This got me thinking, are really any games directly comparable? What about tabletop? Or is this tied directly to video games?

Honestly, I would say it applies to them all. You may be a fantastic Warhammer player, but that doesn't mean you'll be good at Infinity. Yes there are certain talents and skills which translate over, but it is not a given.

Neil Gaiman once quoted Gene Wolf about learning to write a novel; "you never learn how to write a novel, you only learn to write the novel you're on". As true as this may be for writing, it also appears to me to be true of gaming, that you can never learn to be a master of gaming, but only the game you are currently playing.

- Your friendly neighbourhood Doctor Loxley

Wednesday, 10 August 2016

#7FaveGames a thought piece

Greetings friends!

So yesterday I decided to take part in the current event going around on Twitter, the #7FaveGames tag, being sure to include my wonderful wife, and mutual friend in it:

As the day progressed I saw more people take part in this mini trend, and I started noticing a few things.

I decided to do a little research, and clicked the #tag to see what others have chosen. What I found was very interesting.

Firstly, certain games were very popular and common, The Last of Us, and Overwatch being two I noticed the most, the former being to the degree that a notable number even listed that one game 7 times, as if it was the only one worthy of mention.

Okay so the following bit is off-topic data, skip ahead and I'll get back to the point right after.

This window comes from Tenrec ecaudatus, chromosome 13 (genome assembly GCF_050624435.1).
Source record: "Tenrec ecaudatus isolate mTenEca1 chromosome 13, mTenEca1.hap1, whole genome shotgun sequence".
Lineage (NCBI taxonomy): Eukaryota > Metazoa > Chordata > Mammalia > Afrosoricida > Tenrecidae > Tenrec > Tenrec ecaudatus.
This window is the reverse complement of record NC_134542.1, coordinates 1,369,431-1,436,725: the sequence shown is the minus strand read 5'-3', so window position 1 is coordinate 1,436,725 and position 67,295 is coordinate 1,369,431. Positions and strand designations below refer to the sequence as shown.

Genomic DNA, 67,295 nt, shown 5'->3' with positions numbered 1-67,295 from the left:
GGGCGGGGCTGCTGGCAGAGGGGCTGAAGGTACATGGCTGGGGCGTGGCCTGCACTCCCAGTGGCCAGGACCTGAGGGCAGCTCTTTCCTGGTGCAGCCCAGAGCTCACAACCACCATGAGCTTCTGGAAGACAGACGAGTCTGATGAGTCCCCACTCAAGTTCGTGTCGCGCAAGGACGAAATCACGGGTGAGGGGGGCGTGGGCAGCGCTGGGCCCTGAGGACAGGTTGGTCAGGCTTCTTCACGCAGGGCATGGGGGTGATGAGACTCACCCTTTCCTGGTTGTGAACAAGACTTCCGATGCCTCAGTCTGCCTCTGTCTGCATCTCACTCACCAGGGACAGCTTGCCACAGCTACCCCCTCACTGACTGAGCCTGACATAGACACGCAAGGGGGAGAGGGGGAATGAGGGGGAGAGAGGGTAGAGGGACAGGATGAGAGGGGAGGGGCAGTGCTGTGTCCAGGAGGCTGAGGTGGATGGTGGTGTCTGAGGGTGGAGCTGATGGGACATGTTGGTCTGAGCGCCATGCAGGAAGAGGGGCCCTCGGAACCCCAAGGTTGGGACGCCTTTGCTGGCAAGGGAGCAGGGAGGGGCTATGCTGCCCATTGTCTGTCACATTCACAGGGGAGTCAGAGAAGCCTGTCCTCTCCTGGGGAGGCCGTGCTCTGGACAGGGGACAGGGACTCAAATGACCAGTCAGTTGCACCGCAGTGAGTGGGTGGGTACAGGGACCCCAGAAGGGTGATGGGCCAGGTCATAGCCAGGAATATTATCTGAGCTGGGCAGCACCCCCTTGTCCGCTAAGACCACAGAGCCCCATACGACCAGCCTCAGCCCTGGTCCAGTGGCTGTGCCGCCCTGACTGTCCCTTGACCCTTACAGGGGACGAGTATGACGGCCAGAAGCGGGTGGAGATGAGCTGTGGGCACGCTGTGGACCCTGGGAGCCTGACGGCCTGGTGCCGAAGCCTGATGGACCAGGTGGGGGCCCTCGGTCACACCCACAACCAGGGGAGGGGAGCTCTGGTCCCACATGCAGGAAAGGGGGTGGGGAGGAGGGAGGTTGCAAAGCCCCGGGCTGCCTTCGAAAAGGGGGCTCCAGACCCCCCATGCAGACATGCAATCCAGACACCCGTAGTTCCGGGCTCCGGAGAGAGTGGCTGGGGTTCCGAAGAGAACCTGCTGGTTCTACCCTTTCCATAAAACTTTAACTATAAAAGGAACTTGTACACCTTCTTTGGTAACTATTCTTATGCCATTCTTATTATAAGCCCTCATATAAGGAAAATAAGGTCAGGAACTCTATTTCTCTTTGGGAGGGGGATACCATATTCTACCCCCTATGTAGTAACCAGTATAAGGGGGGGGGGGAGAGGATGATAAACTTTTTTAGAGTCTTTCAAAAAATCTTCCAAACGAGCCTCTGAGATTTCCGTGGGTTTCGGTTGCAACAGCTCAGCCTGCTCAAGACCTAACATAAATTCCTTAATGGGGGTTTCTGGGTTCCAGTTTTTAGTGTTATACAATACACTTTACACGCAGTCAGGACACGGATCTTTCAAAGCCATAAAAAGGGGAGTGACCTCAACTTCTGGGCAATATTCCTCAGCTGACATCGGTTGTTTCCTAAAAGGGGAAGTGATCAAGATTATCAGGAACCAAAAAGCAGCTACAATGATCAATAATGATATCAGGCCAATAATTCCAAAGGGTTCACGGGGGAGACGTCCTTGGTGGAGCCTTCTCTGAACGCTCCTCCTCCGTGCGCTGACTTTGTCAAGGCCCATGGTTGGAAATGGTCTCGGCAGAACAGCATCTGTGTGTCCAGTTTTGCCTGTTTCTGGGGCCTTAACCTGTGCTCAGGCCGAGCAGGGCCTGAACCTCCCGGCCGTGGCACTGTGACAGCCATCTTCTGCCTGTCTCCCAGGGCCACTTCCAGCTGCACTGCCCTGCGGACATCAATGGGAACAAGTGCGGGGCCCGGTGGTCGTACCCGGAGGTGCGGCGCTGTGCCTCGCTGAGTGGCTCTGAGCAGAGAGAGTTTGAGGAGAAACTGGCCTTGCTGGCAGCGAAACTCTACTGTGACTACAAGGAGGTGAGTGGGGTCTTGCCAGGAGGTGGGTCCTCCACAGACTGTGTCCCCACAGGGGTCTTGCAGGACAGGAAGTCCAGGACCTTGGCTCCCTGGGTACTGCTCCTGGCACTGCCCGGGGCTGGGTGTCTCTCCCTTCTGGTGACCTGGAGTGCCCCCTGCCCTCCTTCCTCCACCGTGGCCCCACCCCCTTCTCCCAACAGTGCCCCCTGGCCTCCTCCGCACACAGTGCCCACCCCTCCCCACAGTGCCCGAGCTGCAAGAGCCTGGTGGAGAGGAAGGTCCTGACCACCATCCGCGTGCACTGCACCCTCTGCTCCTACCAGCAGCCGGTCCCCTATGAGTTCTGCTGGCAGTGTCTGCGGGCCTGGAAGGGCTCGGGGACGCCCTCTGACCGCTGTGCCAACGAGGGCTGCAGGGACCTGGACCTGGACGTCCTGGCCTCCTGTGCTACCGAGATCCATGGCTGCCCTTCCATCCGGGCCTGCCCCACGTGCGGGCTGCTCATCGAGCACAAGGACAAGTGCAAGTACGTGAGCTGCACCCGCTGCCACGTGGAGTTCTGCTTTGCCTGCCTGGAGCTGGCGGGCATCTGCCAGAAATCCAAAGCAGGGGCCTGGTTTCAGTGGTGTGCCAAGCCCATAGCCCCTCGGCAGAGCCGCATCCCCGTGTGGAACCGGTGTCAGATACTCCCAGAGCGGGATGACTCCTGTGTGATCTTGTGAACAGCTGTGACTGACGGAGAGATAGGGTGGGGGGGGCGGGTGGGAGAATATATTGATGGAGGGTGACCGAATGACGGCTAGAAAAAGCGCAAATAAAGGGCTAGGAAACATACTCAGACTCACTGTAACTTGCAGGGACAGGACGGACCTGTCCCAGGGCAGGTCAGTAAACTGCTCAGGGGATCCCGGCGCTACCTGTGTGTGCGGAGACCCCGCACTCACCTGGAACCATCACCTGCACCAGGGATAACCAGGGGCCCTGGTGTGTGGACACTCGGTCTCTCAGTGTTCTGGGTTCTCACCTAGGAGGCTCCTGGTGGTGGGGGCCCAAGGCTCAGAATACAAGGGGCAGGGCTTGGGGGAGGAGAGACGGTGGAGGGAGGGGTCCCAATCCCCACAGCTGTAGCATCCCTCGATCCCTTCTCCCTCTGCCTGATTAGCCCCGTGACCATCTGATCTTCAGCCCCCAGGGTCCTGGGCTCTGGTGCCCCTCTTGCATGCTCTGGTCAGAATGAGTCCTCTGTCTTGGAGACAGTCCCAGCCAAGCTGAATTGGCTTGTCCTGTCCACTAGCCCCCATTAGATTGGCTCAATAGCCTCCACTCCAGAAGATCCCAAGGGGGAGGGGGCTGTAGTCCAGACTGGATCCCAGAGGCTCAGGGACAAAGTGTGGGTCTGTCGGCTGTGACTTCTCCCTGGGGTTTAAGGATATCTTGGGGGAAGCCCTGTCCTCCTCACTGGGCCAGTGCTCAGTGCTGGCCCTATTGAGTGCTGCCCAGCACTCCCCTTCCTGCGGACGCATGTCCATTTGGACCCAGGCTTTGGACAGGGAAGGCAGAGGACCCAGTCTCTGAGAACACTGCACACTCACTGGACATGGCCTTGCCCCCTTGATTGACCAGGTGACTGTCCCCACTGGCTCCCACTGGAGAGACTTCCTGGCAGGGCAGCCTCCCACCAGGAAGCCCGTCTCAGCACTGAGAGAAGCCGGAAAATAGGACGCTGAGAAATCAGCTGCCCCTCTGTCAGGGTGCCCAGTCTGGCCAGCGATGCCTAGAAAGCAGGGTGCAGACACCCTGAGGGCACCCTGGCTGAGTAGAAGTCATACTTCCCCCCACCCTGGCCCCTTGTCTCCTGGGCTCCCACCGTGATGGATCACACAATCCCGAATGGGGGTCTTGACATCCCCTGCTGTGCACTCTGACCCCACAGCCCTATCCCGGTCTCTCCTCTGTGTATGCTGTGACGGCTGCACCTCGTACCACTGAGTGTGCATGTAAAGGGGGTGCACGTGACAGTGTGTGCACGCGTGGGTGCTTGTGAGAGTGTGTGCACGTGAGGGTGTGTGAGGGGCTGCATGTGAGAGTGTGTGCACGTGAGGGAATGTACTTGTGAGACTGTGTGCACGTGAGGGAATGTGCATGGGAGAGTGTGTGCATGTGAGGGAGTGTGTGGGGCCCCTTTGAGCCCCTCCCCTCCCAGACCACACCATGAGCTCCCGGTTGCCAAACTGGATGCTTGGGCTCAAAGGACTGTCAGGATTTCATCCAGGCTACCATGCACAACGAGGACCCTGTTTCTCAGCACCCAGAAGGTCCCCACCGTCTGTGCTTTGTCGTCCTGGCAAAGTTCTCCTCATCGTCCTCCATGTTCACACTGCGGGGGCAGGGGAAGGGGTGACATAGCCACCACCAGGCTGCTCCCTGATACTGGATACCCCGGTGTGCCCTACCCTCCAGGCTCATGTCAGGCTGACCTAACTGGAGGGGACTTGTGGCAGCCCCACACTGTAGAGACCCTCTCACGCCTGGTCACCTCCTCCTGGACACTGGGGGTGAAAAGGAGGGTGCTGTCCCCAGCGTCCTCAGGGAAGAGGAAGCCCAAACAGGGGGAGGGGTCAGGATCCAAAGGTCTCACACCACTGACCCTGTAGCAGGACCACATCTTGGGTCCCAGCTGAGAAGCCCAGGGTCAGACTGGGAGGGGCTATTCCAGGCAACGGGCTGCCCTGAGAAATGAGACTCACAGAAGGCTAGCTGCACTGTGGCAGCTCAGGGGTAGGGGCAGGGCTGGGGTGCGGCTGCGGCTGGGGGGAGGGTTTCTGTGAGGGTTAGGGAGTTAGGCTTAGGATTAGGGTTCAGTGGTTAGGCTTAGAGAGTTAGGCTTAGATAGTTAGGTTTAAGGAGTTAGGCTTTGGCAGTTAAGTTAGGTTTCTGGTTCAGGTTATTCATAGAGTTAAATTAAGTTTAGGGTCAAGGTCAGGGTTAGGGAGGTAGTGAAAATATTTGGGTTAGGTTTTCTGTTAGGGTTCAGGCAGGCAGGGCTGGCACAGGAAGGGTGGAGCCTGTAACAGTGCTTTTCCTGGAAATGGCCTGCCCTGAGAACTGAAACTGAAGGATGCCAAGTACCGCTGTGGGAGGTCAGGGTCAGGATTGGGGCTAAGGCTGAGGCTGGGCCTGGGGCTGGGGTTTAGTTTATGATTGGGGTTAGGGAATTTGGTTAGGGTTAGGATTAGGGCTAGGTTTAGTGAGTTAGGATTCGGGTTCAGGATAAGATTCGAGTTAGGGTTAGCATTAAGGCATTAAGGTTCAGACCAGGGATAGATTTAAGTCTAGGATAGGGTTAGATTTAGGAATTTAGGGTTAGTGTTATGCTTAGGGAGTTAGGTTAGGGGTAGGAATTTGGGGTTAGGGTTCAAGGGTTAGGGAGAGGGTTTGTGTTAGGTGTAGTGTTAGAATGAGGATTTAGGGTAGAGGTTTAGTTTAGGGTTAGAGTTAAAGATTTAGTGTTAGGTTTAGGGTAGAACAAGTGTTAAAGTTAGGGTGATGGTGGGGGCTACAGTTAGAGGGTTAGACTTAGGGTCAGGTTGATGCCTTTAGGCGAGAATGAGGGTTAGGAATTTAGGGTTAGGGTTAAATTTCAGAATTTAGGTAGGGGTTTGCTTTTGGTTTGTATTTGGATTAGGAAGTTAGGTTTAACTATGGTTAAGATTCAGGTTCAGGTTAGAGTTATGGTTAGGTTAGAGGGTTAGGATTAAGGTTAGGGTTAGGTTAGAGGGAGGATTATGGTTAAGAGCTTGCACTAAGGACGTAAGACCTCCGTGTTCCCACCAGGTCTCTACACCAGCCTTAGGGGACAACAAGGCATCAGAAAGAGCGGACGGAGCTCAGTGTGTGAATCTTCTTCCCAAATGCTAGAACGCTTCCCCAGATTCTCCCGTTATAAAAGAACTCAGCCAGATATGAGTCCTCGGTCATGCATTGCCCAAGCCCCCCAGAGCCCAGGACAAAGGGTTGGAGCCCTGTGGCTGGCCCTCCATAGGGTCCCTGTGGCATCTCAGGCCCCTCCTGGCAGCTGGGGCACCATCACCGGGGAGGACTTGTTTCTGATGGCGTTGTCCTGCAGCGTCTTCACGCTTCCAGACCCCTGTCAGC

I have been told by a lot of people that I overthink a lot of things, and I am certain that this is one of those times. But I got thinking:
Just what qualifies as a fave game?
I realised that in my head, I had created three categories:

1). 7 Best Games. Games which no matter how old they are, you will still happily play them now. Time has proven to you that they are not a passing fancy.

2). 7 Best Memories of Games. Games which you haven't played in likely ages, but have extremely good memories of.

3). 7 Games You Currently Love. You are really enjoying these games at the moment, and like a childhood summer, you want it to never end.

I realised that I answered as 1). That I looked at games I have played so much, and how many years later their age hasn't done them a disservice. Let me break it down for you:

SNATCHER - A game I played on the Sega CD as a child. I would say I have a lot of nostalgia about this game, but as a personal rule, I dig it out every 3 years and play it through. This is a game which I know I could play it today and would be exactly as I remember. To me it has everything in it, and is probably the best game ever made.

Psychonauts - Another game I play very regularly. It's graphics are cartoony and almost ageless as a result, but it's voice acting and great imagination means I can, and do, regularly replay this game which is roughly 10 years old.

Quake 4 - My go to game. Again we're looking at roughly a decade old release, but whenever I want to play a shooter purely to feel like a Grunt, this is my go to. I probably play this in it's entirety at least once a year.

Life is Strange - This shouldn't fit into my rules. It's too new. Time hasn't proven if it will stand up. However it's emotional impact was so huge, I couldn't not.

DMC - Devil May Cry - Quite literally the greatest action platform game I've played. Again, I replay this semi regularly, and at roughly 3 years old, it's on it's way to proving itself.

Deus Ex: Human Revolution - As with DMC, I have played this game over and over, and it always is enjoyable, and at a year older than DMC, it's seriously on its way to proving it's placement.